My question for you is did the gear you used to begin with(the 4.25 turn gear) have good hwy and road manners even though it wasn't a variable ratio? And does the new gear with the 3.25 turn and variable ratio work better for hwy manners? My jeep will be driven almost totally on hwy and secondary gravel roads, very little off road in 4x4 drive.
    If it were you would you use the gear setup I already have or would you keep looking for a variable ratio gear? Is it worth the variable ratio change for the way I use the jeep? I also found it's hard to tell when looking at used gears if they are variable ratio or not. Thanks Jim
     
  16. Dec 13, 2019
    bigjohn

    bigjohn Member

    Kelso Wa
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    For street I would think either would work fine. If I recall I felt like the standard gear was very slightly less responsive on the freeway thus felt slightly more stable. That was many beers ago though, haha. The variable was nice though navigating trails or parking.

    The standard gear should be easy to find. Just get another one for a cj choosing the year based on whether you'll want o ring or flare fittings. Regardless of the year, the bolt pattern remains the same as do input and output shaft configuration. I priced the steering gear for mine earlier this year at my Flaps and it was only about $150 after core charge. The Redhead was $280 after core if I recall, but they're built in auburn wa. I just drove up, exchanged my core and brought it home.

    If you're looking variable , look at fsj, Cherokee, ASTRO, ect. Or save some time and call redhead, tell them what you're looking for and find out what the donor suits you best.
     
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  17. Dec 13, 2019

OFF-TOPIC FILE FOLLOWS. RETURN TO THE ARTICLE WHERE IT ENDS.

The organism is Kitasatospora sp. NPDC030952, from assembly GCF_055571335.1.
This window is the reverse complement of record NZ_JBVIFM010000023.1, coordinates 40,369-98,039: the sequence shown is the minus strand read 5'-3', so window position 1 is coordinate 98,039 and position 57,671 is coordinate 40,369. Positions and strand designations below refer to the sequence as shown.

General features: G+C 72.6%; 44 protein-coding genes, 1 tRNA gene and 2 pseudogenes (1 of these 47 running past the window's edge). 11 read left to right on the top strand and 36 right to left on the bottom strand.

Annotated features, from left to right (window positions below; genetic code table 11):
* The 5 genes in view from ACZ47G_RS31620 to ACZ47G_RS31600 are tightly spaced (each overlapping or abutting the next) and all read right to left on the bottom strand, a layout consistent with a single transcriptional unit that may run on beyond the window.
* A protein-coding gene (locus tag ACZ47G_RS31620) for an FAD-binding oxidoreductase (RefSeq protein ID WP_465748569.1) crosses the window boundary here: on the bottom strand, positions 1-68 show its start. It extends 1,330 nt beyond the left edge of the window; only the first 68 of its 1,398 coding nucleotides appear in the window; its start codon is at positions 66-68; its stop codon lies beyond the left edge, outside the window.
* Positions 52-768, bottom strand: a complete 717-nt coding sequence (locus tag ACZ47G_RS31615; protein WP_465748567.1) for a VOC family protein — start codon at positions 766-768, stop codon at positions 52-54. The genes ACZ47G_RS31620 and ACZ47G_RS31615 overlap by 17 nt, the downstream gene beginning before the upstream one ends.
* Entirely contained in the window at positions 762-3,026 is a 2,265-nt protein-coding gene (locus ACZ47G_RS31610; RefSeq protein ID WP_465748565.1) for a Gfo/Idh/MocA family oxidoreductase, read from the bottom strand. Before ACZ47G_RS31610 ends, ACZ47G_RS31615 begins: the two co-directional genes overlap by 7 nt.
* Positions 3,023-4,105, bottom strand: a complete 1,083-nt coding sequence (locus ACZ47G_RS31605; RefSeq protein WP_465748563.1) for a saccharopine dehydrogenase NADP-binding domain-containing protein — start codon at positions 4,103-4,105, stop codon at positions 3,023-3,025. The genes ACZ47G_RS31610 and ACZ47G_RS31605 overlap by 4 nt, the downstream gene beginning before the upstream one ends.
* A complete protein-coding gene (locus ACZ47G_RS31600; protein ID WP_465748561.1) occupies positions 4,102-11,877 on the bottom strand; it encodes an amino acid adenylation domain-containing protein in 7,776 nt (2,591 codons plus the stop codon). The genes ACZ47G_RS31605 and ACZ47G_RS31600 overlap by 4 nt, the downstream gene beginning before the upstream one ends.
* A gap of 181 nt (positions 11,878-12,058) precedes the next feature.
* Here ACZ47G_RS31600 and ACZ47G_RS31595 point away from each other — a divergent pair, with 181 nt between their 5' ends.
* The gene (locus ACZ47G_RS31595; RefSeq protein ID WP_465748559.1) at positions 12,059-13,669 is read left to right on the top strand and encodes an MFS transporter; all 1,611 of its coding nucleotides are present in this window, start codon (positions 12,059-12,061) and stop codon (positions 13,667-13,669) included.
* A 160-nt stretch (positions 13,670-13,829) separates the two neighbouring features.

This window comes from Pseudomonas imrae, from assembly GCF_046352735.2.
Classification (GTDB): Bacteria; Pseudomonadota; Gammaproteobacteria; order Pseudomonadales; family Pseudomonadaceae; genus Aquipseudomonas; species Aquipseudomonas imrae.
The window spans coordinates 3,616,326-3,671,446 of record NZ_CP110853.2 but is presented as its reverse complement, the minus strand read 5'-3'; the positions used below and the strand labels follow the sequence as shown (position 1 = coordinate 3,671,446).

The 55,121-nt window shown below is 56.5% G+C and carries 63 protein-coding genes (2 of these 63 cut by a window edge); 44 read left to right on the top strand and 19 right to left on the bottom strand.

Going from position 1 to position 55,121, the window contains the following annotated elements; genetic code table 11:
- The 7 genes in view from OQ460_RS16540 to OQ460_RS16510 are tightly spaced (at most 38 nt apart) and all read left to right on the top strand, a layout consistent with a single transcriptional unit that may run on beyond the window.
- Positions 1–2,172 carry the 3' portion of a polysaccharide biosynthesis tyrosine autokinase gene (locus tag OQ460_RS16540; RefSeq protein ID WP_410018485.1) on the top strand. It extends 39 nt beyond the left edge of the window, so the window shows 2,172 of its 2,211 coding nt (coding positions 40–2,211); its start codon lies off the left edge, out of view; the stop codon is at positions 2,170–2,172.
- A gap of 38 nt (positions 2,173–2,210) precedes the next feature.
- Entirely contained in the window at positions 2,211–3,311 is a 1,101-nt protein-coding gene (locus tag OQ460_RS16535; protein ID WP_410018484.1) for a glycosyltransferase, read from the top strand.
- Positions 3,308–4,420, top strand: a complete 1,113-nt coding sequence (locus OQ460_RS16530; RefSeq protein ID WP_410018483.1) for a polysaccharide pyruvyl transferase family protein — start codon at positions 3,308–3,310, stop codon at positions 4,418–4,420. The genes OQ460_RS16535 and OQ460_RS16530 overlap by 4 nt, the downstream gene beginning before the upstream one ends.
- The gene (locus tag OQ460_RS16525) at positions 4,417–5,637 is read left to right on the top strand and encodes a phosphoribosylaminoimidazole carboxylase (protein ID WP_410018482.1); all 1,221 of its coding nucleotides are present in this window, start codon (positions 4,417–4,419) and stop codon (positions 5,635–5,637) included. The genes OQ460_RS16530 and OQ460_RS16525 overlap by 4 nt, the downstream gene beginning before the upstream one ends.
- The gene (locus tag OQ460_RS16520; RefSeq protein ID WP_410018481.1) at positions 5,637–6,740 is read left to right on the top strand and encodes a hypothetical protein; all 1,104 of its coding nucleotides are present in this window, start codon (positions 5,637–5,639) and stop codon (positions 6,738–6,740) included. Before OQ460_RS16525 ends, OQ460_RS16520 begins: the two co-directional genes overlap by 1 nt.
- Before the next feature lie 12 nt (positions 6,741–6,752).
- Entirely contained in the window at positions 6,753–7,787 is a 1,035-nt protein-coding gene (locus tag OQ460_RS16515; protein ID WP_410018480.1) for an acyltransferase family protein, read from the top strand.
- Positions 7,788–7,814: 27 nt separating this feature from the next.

Ol Fogie

    Ol Fogie 74 cj5 304, 1943 mb 2020 Sponsor

    Jasper Georgia
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    Thanks Big John, I am thinking I will go with what I have on hand already, the 1980 cj gear I have will bolt up, the factory steering shaft will work with a new bell coupling and the pitman arm I have will work also. I can always change out to a different gear later if things don't go well. Thanks Jim
     
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  18. Jan 12, 2020
    Ol Fogie

    Ol Fogie 74 cj5 304, 1943 mb 2020 Sponsor

    Jasper Georgia
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    got around to doing a mock up of my power steering pump and brackets from a J-20 with a 360. wanted to make sure all would line up, pulley, brackets and so on. All fit just like a factory set up. IMG_0468.JPG
     
  19. Jan 12, 2020
    Ol Fogie

    Ol Fogie 74 cj5 304, 1943 mb 2020 Sponsor

    Jasper Georgia
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    As Zilla says, here's the ''heap'' patiently waiting for it's restore to begin. IMG_0466.JPG
     
    Last edited: Jan 12, 2020
  20. Jan 12, 2020
    timgr

    timgr Eppur si muove. 2020 Sponsor 2019 Sponsor

    Medford Mass USA
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    Yeah, you should be able to take the pump bracket and pulley off of any Gen 3 AMC V8 and it will work. This is really different from the sixes, where there were several different pulley combinations that affect the belt alignment. A wrecking yard Wagoneer seems like an obvious donor (since they stayed with V-belts to the very end), or that J20. The only difficulty might be if the donor has air conditioning, the crank and water pump pulley are likely different. Jeep went to a dual pulley for the AC and alternator which I expect does not affect the alignment of the power steering pump pulley. AC has no effect on choice of PS pump pulley, according to the parts book.
     
    Last edited: Jan 12, 2020